Galvanizing, and a reminder of the wide vocabulary of a company that is 30 this year and still at the top of its game.
Based on the award-winning novel by Agota Kristof and set during WWII, two actors take center stage to tell the stories of a pair of twin brothers are sent to their impoverished grandmother’s farm in order to find shelter from a country torn apart by conflict. The children are social outsiders, mavericks who survive and understand the world by harsh codes. As the war deepens, the brothers are slowly revealed as struggling moralists, trying to live by consistent principles in a Central Europe crumbling into cruelty and opportunism.
This performance contains mature content, and is recommended for ages 16+.
Running time: 2 hours, 20 minutes, no intermission
Forced Entertainment series
Inspired by their broad-ranging and memorable inquiries, in February 2016, the MCA presents a special focus on the works of Tim Etchells and Forced Entertainment. Over the course of two concentrated weeks, the MCA features three durational performances, one live stream event, a web project, and more.
About the Company
For over 30 years, Forced Entertainment has made formative works that search for identity in a fractured, uncertain world. Based in Sheffield, England, and acclaimed internationally as one of the most important devised theater companies in the world, Forced Entertainment is a group of six artists who make theater and performance works, as well as installations, site-specific pieces, books, web projects, and more. Their artistic director, Tim Etchells, writes for and with the performance collective, and for his own print and online projects, and makes text-driven visual art.
Describing their work, they state, “We started working together in 1984; in the many projects we’ve created since then we’ve made lists, played games, spoken gibberish, stayed silent, made a mess, dressed up, stripped down, confessed to it all, performed magic tricks, told jokes, clowned around, played dead, got drunk, told stories, and performed for six, twelve, and even 24 hours at a stretch. We’ve worked on texts, we’ve danced and moved, we’ve fixed things meticulously, we’ve improvised. We’ve made serious work that turned out to be comical, and comical work that turned out to be deadly serious, digging deep into theatre and performance, thinking about what those things might be for us and what kinds of dialogue they can open with contemporary audiences.”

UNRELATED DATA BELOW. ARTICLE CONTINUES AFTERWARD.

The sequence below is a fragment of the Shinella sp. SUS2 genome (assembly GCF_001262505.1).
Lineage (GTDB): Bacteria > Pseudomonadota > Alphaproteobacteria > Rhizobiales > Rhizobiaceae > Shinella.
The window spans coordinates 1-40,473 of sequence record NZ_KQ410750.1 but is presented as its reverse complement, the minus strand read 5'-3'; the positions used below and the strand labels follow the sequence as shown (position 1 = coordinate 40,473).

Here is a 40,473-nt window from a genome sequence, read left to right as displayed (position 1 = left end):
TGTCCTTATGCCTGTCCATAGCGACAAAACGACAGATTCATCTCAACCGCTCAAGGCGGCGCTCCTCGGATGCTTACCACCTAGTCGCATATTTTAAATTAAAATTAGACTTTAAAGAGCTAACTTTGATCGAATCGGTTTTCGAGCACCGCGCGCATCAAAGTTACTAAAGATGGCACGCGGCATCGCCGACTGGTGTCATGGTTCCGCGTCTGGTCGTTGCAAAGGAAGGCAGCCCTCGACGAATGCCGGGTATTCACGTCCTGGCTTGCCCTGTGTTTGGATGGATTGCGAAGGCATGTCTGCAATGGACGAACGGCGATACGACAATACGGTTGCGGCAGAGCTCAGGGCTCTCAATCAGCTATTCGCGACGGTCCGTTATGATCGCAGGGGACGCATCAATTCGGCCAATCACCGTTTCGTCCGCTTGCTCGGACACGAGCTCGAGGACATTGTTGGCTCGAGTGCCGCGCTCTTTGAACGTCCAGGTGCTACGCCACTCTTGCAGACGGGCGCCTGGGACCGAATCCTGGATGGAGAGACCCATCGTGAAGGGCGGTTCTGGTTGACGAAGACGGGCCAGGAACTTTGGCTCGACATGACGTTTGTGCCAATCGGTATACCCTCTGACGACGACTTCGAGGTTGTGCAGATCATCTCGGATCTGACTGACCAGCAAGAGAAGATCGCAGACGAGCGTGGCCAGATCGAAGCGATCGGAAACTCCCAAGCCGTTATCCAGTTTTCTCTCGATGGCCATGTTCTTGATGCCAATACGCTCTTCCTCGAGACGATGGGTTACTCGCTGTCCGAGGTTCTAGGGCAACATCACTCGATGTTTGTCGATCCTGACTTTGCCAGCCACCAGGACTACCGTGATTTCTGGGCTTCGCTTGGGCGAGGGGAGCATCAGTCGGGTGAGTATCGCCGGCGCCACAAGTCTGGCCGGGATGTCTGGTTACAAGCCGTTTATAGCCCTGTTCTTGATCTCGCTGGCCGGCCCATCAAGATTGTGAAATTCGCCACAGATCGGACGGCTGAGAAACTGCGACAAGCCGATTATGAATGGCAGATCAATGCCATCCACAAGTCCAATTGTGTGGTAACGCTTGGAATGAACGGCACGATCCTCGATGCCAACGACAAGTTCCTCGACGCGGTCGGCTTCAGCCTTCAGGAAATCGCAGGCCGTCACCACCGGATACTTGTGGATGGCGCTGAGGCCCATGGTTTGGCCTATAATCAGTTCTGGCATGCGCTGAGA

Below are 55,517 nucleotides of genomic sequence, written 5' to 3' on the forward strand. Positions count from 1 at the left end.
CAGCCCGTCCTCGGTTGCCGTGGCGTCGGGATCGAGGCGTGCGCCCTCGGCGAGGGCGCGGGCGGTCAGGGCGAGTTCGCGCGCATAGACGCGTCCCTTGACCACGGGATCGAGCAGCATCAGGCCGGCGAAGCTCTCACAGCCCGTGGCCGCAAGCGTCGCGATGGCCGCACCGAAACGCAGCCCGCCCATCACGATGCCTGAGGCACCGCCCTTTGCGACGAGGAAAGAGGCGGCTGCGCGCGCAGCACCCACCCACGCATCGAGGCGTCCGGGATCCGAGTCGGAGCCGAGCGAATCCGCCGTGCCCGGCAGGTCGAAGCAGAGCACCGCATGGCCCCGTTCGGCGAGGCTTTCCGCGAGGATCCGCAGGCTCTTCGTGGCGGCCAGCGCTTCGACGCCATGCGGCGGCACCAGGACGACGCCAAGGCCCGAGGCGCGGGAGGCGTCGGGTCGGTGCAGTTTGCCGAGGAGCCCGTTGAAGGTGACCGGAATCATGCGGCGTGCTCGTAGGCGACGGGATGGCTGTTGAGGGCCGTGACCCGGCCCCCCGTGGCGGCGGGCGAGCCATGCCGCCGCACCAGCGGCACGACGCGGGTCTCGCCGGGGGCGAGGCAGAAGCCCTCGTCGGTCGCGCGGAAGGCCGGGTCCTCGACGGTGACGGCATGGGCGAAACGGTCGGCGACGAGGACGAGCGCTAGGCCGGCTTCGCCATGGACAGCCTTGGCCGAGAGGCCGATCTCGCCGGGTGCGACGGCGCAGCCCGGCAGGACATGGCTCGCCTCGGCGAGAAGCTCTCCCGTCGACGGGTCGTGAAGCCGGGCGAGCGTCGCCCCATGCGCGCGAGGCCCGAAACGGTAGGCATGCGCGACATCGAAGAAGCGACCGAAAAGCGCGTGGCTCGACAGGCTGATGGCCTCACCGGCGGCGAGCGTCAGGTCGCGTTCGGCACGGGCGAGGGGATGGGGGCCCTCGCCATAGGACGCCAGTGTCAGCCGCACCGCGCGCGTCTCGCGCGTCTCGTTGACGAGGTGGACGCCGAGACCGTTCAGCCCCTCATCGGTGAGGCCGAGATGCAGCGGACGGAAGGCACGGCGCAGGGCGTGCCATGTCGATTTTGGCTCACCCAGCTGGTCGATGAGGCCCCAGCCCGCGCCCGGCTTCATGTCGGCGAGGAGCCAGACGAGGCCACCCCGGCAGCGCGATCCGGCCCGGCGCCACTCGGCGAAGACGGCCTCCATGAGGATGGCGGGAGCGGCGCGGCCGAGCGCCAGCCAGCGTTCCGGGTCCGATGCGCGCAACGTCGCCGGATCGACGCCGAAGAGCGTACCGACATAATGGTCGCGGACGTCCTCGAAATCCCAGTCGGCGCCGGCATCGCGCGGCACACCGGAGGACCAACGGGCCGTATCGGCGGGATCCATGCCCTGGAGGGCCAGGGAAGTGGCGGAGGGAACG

Support for this project is generously provided by the British Council.
The Notebook is a Forced Entertainment production, that is coproduced by PACT Zollverein (Essen); LIFT (London) and 14–18 NOW, WW1 Centenary Art Commissions, supported by the National Lottery through the Heritage Lottery Fund and Arts Council England. A House on Fire co-commission with HAU Hebbel am Ufer (Berlin), Kaaitheater (Brussels), Teatro Maria Matos (Lisbon), LIFT and Malta Festival Poznan with the support of the Culture Programme of the European Union. Development work generously supported by Lancaster Institute of Contemporary Arts (LICA).
The Notebook is based on Le grand cahier by Ágota Kristóf, Éditions du Seuil, Paris, 1986. English translation, © 1988 Alan Sheridan.